[1]http://www.amazon.com/The-Wisdom-Crowds-James-Surowiecki/dp/...

smt88 · 2015-11-10 · Original thread
It isn't fool-proof, but there is a lot of research into the phenomenon that groups of humans are pretty good at predicting outcomes (much better than most individuals). I forget the math behind it, but it makes a lot of sense mathematically.

Here's a book all about it: http://www.amazon.com/The-Wisdom-Crowds-James-Surowiecki/dp/...

dbenhur · 2014-10-28 · Original thread
If you think you're going to harvest the "Wisdom of the Crowds", please go read James Surowiecki's book of the same name. http://www.amazon.com/The-Wisdom-Crowds-James-Surowiecki/dp/...

If that's too hard, at least understand the summary on Wikipedia: http://en.wikipedia.org/wiki/The_Wisdom_of_Crowds#Four_eleme...

A quick look at your site and it's clear you don't get point #2 Independence as you're showing people the prior avg before they submit their answer. I'll bet your site will suffer from a lack of #1 Diversity of opinion as well, as most websites tend to gather abnormally high concentrations of like minded people just through the natural ways they acquire and accrete audience.

clickbyclick · 2014-10-14 · Original thread
Good luck with the app, I read the intro and the first thought that popped up was Wisdom of Crowds: http://www.amazon.com/The-Wisdom-Crowds-James-Surowiecki/dp/...
mindcrime · 2012-08-13 · Original thread
There's also stuff under "Network theory"[1] at Wikipedia. I feel like those two articles should probably be merged, but it hasn't happened yet, and I haven't had time to take a stab at it. But anyway, both articles contain some useful info.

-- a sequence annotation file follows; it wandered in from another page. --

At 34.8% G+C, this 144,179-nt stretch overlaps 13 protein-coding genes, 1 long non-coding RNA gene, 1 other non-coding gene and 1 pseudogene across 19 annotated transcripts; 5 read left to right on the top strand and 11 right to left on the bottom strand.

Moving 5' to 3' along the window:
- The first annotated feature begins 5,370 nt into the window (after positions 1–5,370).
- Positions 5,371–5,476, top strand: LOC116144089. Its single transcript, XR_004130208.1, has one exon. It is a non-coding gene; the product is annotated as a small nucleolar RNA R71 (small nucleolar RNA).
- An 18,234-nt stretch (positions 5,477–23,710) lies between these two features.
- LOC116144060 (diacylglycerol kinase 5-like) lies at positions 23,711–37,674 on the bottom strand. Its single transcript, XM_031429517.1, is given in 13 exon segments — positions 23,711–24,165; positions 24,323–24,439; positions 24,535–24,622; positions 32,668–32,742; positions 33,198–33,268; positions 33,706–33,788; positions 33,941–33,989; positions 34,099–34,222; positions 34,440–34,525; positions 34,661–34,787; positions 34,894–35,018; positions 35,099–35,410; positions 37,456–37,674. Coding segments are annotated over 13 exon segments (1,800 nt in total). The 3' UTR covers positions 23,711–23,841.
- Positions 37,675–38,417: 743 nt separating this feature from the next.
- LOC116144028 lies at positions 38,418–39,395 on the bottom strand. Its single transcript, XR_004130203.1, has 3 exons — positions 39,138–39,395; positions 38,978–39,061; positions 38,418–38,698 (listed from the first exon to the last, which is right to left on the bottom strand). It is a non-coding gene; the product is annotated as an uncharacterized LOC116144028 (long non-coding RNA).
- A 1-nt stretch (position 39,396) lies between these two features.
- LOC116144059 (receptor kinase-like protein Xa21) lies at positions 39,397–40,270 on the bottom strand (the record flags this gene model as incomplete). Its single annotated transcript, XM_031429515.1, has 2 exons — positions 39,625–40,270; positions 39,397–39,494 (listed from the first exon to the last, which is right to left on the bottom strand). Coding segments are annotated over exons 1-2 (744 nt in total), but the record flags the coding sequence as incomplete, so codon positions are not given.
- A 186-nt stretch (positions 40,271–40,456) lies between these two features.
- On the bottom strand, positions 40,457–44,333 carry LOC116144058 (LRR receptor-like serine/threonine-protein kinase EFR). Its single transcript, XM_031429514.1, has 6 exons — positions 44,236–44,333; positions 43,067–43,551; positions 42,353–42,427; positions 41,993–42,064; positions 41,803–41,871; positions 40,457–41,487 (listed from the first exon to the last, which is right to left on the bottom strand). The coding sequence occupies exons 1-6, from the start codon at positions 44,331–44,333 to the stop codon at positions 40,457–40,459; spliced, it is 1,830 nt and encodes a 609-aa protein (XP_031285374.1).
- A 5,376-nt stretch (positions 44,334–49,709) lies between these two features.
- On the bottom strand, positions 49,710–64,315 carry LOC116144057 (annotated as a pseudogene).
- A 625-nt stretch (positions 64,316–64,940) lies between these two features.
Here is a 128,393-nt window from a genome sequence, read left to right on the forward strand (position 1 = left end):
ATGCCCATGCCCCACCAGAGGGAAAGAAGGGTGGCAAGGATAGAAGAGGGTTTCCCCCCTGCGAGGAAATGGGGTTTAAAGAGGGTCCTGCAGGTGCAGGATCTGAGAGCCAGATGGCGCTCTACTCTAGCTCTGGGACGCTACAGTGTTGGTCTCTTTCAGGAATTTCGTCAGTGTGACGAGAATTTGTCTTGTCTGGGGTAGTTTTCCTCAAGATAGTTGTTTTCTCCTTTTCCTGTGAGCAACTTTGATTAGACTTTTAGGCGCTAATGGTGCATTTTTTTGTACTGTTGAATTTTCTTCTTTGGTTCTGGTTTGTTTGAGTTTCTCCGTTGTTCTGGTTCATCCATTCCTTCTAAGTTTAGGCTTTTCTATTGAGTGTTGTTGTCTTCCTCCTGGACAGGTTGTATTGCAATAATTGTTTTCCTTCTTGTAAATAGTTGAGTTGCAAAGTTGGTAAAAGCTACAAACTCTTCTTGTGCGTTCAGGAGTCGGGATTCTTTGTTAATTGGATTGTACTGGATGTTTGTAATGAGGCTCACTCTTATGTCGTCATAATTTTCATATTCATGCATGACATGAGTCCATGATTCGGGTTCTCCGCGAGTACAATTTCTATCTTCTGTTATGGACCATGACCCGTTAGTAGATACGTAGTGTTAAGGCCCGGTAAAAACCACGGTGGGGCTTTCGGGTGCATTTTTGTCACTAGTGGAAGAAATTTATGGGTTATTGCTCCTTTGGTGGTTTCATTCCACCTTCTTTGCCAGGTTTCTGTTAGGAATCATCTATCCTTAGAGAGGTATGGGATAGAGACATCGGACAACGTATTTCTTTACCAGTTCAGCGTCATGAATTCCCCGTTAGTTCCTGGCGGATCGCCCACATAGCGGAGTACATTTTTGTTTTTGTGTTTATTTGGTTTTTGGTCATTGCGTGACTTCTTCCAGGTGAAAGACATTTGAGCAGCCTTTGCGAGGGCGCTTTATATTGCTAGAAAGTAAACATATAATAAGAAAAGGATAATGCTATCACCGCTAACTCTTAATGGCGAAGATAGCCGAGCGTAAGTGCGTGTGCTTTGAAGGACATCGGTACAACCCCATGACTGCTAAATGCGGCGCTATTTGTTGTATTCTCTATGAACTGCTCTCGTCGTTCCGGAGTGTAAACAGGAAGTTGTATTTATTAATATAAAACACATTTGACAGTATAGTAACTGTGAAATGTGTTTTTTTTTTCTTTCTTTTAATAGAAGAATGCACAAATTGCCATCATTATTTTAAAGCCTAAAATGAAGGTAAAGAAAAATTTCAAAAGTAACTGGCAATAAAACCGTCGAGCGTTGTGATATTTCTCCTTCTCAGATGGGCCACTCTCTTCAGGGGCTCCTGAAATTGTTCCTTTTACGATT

I also recommend these few books as a good starting point:

Network Science: Theory and Applications[2]

Linked: How Everything Is Connected to Everything Else and What It Means[3]

Six Degrees: The Science of a Connected Age[4]

The Wisdom of Crowds[5]

Nexus: Small Worlds and the Groundbreaking Science of Networks[6]

Diffusion of Innovations[7]

Of course - being that Network Science is a multidisciplinary field, that touches a lot of other areas - it can be hard to get a handle on what to study. But those few books - between them - cover a lot of the basics and would give somebody who's interested in this stuff enough background to figure out where to start digging deeper.

For a little bit more on the technical side, a couple of good resources at:

Introductory Graph Theory[8]

Introduction to Graph Theory[9]

Algorithms in Java: Part 5 - Graph Algorithms[10]

[1]: http://en.wikipedia.org/wiki/Network_theory

[2]: http://www.amazon.com/Network-Science-Applications-Ted-Lewis...

[3]: http://www.amazon.com/Linked-Everything-Connected-Else-Means...

[4]: http://www.amazon.com/Six-Degrees-Science-Connected-Edition/...

[5]: http://www.amazon.com/The-Wisdom-Crowds-James-Surowiecki/dp/...

[6]: http://www.amazon.com/Nexus-Worlds-Groundbreaking-Science-Ne...

[7]: http://www.amazon.com/Diffusion-Innovations-5th-Everett-Roge...

[8]: http://www.amazon.com/Introductory-Graph-Theory-Gary-Chartra...

[9]: http://www.amazon.com/Introduction-Graph-Theory-Dover-Mathem...

[10]: http://www.amazon.com/Algorithms-Java-Part-Graph-Pt-5/dp/020...